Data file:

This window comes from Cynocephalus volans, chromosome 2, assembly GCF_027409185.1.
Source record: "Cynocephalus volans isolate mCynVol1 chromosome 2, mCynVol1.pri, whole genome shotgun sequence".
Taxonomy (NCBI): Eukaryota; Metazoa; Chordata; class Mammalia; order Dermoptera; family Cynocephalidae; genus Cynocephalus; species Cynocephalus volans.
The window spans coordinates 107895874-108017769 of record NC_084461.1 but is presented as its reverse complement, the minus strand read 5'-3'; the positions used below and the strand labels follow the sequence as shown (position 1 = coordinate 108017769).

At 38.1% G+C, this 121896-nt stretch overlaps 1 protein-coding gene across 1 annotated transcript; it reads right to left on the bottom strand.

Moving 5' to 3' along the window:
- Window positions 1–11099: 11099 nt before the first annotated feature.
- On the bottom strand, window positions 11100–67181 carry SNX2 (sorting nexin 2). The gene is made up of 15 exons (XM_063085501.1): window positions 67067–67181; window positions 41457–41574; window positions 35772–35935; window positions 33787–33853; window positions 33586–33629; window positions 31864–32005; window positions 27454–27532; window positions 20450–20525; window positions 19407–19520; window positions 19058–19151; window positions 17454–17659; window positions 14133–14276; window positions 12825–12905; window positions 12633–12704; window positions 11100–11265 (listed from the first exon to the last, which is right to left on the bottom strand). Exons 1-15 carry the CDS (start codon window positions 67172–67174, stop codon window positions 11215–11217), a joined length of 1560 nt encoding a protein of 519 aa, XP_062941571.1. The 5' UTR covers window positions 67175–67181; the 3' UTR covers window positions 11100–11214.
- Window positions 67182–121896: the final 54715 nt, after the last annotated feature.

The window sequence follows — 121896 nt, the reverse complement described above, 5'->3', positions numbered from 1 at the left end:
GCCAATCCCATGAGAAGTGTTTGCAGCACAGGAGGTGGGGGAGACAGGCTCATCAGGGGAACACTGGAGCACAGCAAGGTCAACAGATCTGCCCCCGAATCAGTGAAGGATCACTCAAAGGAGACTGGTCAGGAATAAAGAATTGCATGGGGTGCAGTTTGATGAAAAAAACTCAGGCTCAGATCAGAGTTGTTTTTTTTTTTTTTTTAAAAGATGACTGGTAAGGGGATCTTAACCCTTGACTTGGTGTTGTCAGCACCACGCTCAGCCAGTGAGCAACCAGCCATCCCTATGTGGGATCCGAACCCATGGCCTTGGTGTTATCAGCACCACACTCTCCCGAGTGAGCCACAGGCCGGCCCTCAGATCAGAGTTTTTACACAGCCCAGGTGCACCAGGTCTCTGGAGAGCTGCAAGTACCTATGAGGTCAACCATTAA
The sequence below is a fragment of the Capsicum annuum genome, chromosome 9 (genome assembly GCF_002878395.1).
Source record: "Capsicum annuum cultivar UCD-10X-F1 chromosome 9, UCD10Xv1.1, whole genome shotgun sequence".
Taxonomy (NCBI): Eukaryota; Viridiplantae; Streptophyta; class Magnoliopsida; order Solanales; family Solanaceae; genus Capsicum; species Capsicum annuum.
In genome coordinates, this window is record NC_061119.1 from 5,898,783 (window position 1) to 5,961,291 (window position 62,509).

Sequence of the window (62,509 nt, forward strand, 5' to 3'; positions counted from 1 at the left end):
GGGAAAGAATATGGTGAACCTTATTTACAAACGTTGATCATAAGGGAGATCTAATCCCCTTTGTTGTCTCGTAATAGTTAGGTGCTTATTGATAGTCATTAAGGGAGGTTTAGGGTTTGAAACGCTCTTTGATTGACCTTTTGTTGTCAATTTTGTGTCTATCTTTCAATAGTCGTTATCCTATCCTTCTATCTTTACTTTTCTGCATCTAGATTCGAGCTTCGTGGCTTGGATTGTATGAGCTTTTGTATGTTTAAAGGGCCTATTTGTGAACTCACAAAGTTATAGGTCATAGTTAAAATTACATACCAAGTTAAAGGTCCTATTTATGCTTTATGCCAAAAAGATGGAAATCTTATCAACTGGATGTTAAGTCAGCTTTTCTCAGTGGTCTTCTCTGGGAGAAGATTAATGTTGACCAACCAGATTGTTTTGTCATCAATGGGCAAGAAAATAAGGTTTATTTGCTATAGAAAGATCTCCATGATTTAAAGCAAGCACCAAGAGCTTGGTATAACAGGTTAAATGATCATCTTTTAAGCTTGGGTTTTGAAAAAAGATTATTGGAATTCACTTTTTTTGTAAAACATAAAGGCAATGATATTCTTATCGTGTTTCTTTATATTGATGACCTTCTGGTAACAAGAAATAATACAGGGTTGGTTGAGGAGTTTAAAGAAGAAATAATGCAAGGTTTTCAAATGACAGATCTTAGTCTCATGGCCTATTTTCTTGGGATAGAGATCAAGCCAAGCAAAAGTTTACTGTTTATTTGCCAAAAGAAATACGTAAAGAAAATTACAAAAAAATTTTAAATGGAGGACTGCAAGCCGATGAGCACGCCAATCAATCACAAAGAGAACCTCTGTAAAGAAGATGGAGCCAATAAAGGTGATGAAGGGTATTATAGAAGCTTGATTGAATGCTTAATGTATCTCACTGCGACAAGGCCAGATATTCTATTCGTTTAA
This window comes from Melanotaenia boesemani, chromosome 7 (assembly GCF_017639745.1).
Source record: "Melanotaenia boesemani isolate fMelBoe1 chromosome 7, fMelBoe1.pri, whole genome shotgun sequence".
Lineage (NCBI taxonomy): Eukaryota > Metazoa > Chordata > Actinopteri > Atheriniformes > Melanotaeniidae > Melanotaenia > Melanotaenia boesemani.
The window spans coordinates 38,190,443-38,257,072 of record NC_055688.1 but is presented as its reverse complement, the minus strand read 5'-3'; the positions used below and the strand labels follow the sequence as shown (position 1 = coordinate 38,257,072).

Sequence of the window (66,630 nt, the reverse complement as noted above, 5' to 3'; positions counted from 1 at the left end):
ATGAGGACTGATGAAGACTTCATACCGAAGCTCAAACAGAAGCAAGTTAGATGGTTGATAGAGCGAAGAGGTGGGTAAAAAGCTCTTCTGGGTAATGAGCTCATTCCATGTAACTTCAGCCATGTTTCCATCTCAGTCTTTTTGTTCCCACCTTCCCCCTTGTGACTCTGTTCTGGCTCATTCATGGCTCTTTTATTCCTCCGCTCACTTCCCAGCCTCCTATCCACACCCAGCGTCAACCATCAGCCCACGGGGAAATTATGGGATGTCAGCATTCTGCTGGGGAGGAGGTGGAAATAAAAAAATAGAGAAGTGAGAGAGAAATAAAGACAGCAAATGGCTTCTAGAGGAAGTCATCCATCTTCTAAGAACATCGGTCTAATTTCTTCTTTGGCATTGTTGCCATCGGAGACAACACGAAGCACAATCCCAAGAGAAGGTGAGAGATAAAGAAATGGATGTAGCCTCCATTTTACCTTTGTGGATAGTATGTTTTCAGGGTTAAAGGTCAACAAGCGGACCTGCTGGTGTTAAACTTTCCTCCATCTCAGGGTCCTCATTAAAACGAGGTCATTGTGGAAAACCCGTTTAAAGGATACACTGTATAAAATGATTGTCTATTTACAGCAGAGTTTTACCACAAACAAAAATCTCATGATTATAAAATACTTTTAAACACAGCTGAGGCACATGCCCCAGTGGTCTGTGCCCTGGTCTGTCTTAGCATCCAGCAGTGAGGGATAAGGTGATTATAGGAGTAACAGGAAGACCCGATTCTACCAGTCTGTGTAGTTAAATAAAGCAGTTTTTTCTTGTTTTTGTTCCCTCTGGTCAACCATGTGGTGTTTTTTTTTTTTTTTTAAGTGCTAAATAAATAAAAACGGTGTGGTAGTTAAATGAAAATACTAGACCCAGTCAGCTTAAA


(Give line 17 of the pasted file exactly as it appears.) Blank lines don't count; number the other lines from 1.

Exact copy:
GGGAAAGAATATGGTGAACCTTATTTACAAACGTTGATCATAAGGGAGATCTAATCCCCTTTGTTGTCTCGTAATAGTTAGGTGCTTATTGATAGTCATTAAGGGAGGTTTAGGGTTTGAAACGCTCTTTGATTGACCTTTTGTTGTCAATTTTGTGTCTATCTTTCAATAGTCGTTATCCTATCCTTCTATCTTTACTTTTCTGCATCTAGATTCGAGCTTCGTGGCTTGGATTGTATGAGCTTTTGTATGTTTAAAGGGCCTATTTGTGAACTCACAAAGTTATAGGTCATAGTTAAAATTACATACCAAGTTAAAGGTCCTATTTATGCTTTATGCCAAAAAGATGGAAATCTTATCAACTGGATGTTAAGTCAGCTTTTCTCAGTGGTCTTCTCTGGGAGAAGATTAATGTTGACCAACCAGATTGTTTTGTCATCAATGGGCAAGAAAATAAGGTTTATTTGCTATAGAAAGATCTCCATGATTTAAAGCAAGCACCAAGAGCTTGGTATAACAGGTTAAATGATCATCTTTTAAGCTTGGGTTTTGAAAAAAGATTATTGGAATTCACTTTTTTTGTAAAACATAAAGGCAATGATATTCTTATCGTGTTTCTTTATATTGATGACCTTCTGGTAACAAGAAATAATACAGGGTTGGTTGAGGAGTTTAAAGAAGAAATAATGCAAGGTTTTCAAATGACAGATCTTAGTCTCATGGCCTATTTTCTTGGGATAGAGATCAAGCCAAGCAAAAGTTTACTGTTTATTTGCCAAAAGAAATACGTAAAGAAAATTACAAAAAAATTTTAAATGGAGGACTGCAAGCCGATGAGCACGCCAATCAATCACAAAGAGAACCTCTGTAAAGAAGATGGAGCCAATAAAGGTGATGAAGGGTATTATAGAAGCTTGATTGAATGCTTAATGTATCTCACTGCGACAAGGCCAGATATTCTATTCGTTTAA